It may be nice to have anonymous sums of types, personally I would like to have them. However, there are design issues, and it is also not something currently on the radar. E.g. see 1.

Union types, on the other hand, are something like what is implemented in Typescript. A union A | A is A itself. This is a much more contentious (though also sometimes desired) feature.

Typescript gets union types basically for free due to JS object semantics, but I imagine it is much less ergonomic to implement in Rust.

7 Likes

You might be interested in the discussions on enum impl Trait and "anonymous enums", ideas similar to some of what you're proposing.

3 Likes

How would something like adhoc impl Default for Enum work?

How about safety? An enum of bytemuck::Pod types can't be Pod due to the discriminant part of the enum not satisfying the Pod contract.

1 Like

That one is simple enough: adhoc impls can't be provided for unsafe trait. Or even just require stating unsafe again when adhocing the impl, which puts the requirements onto the developer to check that adhoc is fine for this trait.

Generally you'd restrict adhoc implementation to object safe traits, so the enum is just acting as a static form of dyn Trait for an adhoc impl.

3 Likes

Your "ad-hoc impls" are what derive macros are for.

Union types sound good in theory but they are highly non-trivial to define in the presence of generics.

1 Like

I don't think general union types are being suggested in this proposal. The syntax was enum MyUnion = A | B where A and B are existing enum types and it just merges the variants from the provided enums. This syntax does not imply that A | B is a type; in fact it is slightly incompatible with A | B being a type since then this contruct would become ambiguous.

It sounds very close to something a proc-macro could do, except that I think a macro implementation would need to be provided the definitions of A and B to work.

1 Like

Derive macros is a syntactic feature. They need to have visibility into all variants of the enum at the time of macro expansion.

If adhoc trait implementation is provided for an enum sum,

// The derive macro was replaced with an attribute macro to accept an input, the name
// of the trait for which adhoc implementation must be provided
#[adhoc_trait_impl(std::error::Error)]
enum Error = IOError | FormatError;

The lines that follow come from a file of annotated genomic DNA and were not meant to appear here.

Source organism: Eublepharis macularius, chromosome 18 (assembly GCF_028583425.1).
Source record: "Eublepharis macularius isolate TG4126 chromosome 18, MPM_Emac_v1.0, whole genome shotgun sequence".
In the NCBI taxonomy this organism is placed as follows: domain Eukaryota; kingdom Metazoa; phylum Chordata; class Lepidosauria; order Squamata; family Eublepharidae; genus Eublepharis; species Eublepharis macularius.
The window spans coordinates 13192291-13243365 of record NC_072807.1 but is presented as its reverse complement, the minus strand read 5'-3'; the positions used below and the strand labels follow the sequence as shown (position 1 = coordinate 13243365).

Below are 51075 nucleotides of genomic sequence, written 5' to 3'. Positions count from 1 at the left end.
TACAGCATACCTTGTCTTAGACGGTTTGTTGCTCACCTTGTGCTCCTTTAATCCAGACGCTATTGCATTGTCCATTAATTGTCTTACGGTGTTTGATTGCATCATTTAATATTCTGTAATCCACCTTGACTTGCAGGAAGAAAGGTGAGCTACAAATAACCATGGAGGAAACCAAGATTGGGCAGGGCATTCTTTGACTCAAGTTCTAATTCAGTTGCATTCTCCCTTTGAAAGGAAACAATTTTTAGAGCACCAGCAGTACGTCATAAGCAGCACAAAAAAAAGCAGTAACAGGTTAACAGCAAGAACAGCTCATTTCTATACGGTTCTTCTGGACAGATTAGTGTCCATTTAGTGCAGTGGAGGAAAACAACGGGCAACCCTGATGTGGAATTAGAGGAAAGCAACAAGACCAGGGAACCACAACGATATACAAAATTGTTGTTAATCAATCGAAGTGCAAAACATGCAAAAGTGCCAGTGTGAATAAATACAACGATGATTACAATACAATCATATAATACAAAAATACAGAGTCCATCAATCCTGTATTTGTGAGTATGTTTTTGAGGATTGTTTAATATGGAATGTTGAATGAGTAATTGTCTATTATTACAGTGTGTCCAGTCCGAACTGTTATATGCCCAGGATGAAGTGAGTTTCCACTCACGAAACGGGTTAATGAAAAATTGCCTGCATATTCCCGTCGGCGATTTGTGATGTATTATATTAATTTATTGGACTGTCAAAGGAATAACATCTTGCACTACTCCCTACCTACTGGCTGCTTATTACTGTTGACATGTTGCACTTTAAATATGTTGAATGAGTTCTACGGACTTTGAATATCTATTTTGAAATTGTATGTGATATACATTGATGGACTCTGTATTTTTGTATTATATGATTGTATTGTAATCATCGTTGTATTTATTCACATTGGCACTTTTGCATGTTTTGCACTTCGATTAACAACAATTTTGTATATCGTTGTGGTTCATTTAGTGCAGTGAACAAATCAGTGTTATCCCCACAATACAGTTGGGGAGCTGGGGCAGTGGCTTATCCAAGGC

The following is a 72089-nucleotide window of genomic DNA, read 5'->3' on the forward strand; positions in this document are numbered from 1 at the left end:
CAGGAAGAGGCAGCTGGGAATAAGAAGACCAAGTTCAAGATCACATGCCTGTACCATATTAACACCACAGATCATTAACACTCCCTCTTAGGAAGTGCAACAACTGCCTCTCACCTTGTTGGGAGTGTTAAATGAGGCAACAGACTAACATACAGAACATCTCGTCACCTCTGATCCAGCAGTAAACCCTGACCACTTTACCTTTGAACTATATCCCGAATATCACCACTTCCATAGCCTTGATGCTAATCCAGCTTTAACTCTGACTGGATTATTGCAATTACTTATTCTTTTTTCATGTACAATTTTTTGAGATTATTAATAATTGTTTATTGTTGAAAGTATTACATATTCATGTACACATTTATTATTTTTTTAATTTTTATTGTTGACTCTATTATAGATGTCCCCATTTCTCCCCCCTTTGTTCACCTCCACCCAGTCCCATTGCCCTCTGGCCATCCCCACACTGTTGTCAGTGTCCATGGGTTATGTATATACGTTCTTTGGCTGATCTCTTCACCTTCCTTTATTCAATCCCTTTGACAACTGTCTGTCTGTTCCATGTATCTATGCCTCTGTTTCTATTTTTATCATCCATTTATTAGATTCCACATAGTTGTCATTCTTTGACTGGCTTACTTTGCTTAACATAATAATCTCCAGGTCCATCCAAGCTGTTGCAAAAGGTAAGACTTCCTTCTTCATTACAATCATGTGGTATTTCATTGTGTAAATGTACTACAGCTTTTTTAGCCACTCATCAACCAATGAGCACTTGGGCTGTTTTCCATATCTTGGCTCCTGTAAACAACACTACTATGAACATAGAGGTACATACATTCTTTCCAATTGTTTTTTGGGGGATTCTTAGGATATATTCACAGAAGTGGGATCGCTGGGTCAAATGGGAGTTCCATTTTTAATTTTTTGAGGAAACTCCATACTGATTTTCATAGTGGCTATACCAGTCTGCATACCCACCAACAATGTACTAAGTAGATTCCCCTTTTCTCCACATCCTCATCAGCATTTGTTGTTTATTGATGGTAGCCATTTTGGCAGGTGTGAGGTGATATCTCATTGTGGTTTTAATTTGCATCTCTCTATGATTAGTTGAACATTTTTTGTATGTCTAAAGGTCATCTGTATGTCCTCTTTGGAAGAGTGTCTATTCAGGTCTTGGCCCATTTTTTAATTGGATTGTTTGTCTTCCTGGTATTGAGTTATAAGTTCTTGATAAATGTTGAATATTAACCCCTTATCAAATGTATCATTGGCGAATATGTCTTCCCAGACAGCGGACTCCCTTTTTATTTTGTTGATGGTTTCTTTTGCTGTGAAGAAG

the derive attribute macro must be able to query the token streams of the enums-summands or somehow else retrieve the much-needed variants and, finally, the methods of the trait. By design, attribute macros have very limited scope.

One possible solution is synchronization of information between possibly different macros from one proc-macro crate. I thought of "stateful" macros earlier (macros with shared state within proc-macro). But I haven't had a clear idea how to implement them. AFAIK, there are no proc-macro crates that utilize this approach.

There's another approach to querying the data about enums-summands. The attribute macro can identify the place of macro invocation and locate the referents "std::error::Error", "IOError", "FormatError" in the source code. If one of them is a sum enum, the process can continue recursively.

These two approaches are difficult and slow (though can be useful for other, less common features). I believe the problem must be resolved "somewhere" at type level. It is true that adhoc trait implementation can be easily "projected" onto existing features. That's not a bug, that's a feature.

There is one more problem with this being a procedural macro. It is a commonly used thing. At the time of writing, syn is the 2nd most downloaded crate with 131,106,901 all-time downloads. If you look at the source code, you can find that it's largely macro-generated, notably using ast_struct! , ast_enum! , and ast_enum_of_structs! from syn/macros.rs at master · dtolnay/syn · GitHub . These are macro_rules! because syn is usually the tool people use to create procedural macros (together with proc-macro2 and quote). It's hard to imagine how frequently syn gets compiled. Every time the crate compiles, these terrific macro_rules get compiled too. The token stream produced by the macros must be processed too. It's lots of work that can be made easier.